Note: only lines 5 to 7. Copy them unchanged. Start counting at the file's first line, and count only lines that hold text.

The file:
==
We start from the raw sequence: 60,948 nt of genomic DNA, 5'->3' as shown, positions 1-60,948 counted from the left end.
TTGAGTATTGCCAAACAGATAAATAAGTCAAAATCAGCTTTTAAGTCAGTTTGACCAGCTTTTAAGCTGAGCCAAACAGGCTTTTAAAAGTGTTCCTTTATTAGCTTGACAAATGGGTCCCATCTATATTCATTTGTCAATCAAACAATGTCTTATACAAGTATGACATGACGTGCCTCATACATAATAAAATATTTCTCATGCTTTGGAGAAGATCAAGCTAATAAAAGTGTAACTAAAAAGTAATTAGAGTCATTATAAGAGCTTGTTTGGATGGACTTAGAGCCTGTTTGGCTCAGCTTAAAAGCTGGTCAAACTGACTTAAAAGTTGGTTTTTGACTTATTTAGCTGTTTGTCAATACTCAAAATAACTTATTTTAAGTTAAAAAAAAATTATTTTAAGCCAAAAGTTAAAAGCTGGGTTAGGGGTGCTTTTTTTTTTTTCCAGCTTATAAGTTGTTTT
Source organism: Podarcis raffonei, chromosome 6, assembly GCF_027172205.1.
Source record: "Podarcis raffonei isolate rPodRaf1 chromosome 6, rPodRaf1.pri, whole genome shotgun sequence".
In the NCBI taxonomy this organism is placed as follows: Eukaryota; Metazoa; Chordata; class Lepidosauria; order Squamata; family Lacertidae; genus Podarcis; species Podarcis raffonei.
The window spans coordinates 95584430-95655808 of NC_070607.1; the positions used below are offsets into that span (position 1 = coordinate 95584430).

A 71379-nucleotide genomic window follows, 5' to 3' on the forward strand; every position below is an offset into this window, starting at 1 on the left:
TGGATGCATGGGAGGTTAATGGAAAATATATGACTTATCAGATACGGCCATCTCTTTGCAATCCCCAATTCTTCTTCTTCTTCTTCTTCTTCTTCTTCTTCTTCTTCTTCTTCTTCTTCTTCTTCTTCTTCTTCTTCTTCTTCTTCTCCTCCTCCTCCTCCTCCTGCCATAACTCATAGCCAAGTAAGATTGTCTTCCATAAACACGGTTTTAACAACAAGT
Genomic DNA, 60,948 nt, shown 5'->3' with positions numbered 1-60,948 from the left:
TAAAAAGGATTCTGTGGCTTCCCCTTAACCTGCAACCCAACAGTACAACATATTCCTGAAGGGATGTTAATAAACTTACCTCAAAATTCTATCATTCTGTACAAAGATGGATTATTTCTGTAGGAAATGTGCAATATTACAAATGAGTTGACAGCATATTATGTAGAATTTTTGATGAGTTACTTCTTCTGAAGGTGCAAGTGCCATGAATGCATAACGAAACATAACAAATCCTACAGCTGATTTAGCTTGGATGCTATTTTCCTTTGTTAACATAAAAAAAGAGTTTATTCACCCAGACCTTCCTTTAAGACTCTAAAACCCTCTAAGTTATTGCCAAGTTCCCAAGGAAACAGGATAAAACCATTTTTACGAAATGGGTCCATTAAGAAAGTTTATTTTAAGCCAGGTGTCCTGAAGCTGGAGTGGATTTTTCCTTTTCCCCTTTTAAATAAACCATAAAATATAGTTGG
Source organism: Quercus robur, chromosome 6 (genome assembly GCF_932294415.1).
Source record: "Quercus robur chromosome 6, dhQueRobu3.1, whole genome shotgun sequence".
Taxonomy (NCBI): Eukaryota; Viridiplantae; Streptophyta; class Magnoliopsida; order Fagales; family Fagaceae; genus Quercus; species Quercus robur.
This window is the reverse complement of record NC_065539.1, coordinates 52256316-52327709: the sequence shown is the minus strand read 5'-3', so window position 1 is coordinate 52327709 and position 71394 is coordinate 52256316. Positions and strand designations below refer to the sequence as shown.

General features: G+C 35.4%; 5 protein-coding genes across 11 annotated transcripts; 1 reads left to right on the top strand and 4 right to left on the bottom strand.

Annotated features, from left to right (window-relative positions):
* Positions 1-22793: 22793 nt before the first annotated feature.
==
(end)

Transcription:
In the NCBI taxonomy this organism is placed as follows: Eukaryota; Metazoa; Chordata; class Lepidosauria; order Squamata; family Lacertidae; genus Podarcis; species Podarcis raffonei.
The window spans coordinates 95584430-95655808 of NC_070607.1; the positions used below are offsets into that span (position 1 = coordinate 95584430).

A 71379-nucleotide genomic window follows, 5' to 3' on the forward strand; every position below is an offset into this window, starting at 1 on the left: